The Aerovator is a transorbital megastructure for launching payloads into Earth orbit and beyond. It consists of a long ribbon rotating around a central hub on the Earth's surface. Aerodynamic lift elevates the ribbon above the atmosphere, allowing the outer parts to attain orbital velocity in near vacuum.
The Aerovator is related to the Space Elevator and the Rotovator, in both its purpose and its construction. The idea for the Aerovator developed in May 2006 in a discussion on the Yahoo Group on space elevators , and does not appear to have any known history before that.
The vertical profile of the Aerovator can be divided into two parts: The ascent section and the skim equilibrium section.
The ascent section is the innermost part of the aerovator and extends from the hub at the Earth's surface up to the upper atmosphere. It should be as short as possible to avoid excessive drag. The aerovator is kept in motion by pressure applied to the propulsion point. Calculations on the horizontal profile (see below) tell us that the propulsion point should be more than 20 km out from the hub (Mach 0.5), and less than 40 km (Mach 1). The altitude of the propulsion point should be low enough for efficient jet propulsion, say at the cruising altitude of a Boeing 747 aircraft (12 km). The ascent needs to be steep enough for the decreasing air pressure to balance the increasing speed enough to keep drag low. If possible, the ascent also should be shallow enough to allow the payload to slide upwards from centrifugal force alone.
Skim equilibrium section
At 100-200 km out, the ribbon extends high enough to settle into a skim equilibrium, i.e. its altitude at any point is the highest possible while retaining enough lift to carry its own weight. This simplifies the math significantly, because now we can assume lift equals weight, and drag equals lift/Cld (Cld: lift/drag ratio). The skim altitude increases from 60 km to more than 100 km as speed increases further out from the hub. Because of the Earth's curvature, the centrifugal force increasingly helps lift the ribbon, such that the net weight and thus lift and drag are reduced and become zero as the radial velocity approaches orbital. The preliminary calculations described below indicate that the power dissipation caused by drag does not exceed 1.5 W/m at skim equilibrium. Thus, the low air density sufficiently offsets the high velocity (up to Mach 24) for thermal load to not be a significant problem.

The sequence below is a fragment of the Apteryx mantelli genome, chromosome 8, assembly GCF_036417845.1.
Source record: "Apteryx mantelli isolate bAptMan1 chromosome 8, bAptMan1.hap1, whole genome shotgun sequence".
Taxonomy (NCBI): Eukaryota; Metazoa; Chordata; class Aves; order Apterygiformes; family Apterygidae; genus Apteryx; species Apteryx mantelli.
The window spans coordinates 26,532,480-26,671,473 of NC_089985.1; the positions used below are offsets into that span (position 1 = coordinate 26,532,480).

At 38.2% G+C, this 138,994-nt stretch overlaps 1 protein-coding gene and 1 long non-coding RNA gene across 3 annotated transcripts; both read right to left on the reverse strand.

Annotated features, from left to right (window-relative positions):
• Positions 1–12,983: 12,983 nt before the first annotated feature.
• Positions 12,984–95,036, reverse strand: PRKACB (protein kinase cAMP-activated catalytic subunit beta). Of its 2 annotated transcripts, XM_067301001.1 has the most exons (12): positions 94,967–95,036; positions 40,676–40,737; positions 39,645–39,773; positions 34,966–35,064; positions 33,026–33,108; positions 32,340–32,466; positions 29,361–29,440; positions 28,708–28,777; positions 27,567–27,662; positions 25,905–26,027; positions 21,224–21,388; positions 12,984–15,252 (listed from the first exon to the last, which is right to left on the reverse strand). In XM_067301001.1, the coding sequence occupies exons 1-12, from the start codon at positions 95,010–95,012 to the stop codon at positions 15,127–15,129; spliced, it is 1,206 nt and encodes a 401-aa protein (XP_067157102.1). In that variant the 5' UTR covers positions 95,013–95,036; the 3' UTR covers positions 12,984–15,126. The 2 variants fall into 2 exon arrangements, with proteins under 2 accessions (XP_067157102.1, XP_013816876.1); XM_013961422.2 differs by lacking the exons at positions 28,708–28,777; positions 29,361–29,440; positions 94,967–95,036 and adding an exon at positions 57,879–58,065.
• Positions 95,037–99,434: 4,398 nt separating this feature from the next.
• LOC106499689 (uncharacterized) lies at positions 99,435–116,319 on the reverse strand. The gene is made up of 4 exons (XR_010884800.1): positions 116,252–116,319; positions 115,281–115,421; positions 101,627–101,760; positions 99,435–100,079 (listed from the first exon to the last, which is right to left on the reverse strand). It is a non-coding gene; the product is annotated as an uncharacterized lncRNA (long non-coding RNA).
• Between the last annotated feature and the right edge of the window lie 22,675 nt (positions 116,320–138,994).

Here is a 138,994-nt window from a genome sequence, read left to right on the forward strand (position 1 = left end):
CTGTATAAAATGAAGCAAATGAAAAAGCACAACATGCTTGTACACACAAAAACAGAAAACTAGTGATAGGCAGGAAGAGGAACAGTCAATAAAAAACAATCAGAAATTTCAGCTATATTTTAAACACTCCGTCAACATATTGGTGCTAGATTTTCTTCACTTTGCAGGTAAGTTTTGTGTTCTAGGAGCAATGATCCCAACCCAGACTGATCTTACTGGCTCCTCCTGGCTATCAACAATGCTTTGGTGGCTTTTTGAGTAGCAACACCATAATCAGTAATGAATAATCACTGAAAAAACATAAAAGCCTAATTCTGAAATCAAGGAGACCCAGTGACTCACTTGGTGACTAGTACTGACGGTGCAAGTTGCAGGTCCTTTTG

The horizontal profile is what the Aerovator would look like from above. The ribbon path is a balance between centrifugal force, drag, propulsion force, and ribbon tension. The section between the hub and the propulsion point is essentially a straight line, with some forward bending due to drag. At the propulsion point, the ribbon bends sharply back under the propulsion pressure. From the propulsion point on out, the ribbon bends forward again until it straightens out to the radial direction at the tip.
To derive the shape mathematically, we use a simple finite element approach. We look at each element of the ribbon in turn, starting with the tip. Each element has two external horizontal forces acting on it: centrifugal force and drag. We know the former from kinematics (r omega^2), and the latter from the skim equilibrium. To be belanced, these forces must be exactly opposite to the difference in tension between the previous element and the next. Because we know the forces, we can recursively calculate the tension for each element in turn. Because we do not allow shear, we can also calculate the angles between successive elements and thus the path of the ribbon. Because of drag, these angles will be non-zero, and the path of the ribbon will bypass the hub. The point of closest approach to the hub is the lever point, i.e. the closest point to the hub where the ribbon can be propelled. An attempt to drive it closer to the hub would result in it wrapping around. At the propulsion point, the ribbon bends around almost 90 degrees to sustain the driving force and then goes in a nearly straight line to the hub.
The following are reasonable properties of one particular configuration of the Aerovator. The numbers are based on a finite element simulation of only the horizontal profile, assuming that the lift/weight equilibrium holds throughout the whole length. This assumption is not strictly true, since the inner part of the aerovator needs to traverse the lower atmosphere.
For now it is assumed that this part moves slowly enough, and rises steeply enough, to keep its contribution to total drag reasonable.
- Length: 1,000 km
- Rotational period: 13 min
- Tip speed: 8 km/s
- Tip acceleration: 4.9 g
- Hub location: Earth's surface
- Material strength: 6 Gpa
- Total mass: 240 tons
- Propulsion mode: Jet engines, detachable tug-planes
- Propulsion location: 20 km from hub
- Propulsion airspeed: Mach 0.5
- Propulsion force: 5 Meganewton, about 20 Boeing 747 jet engines.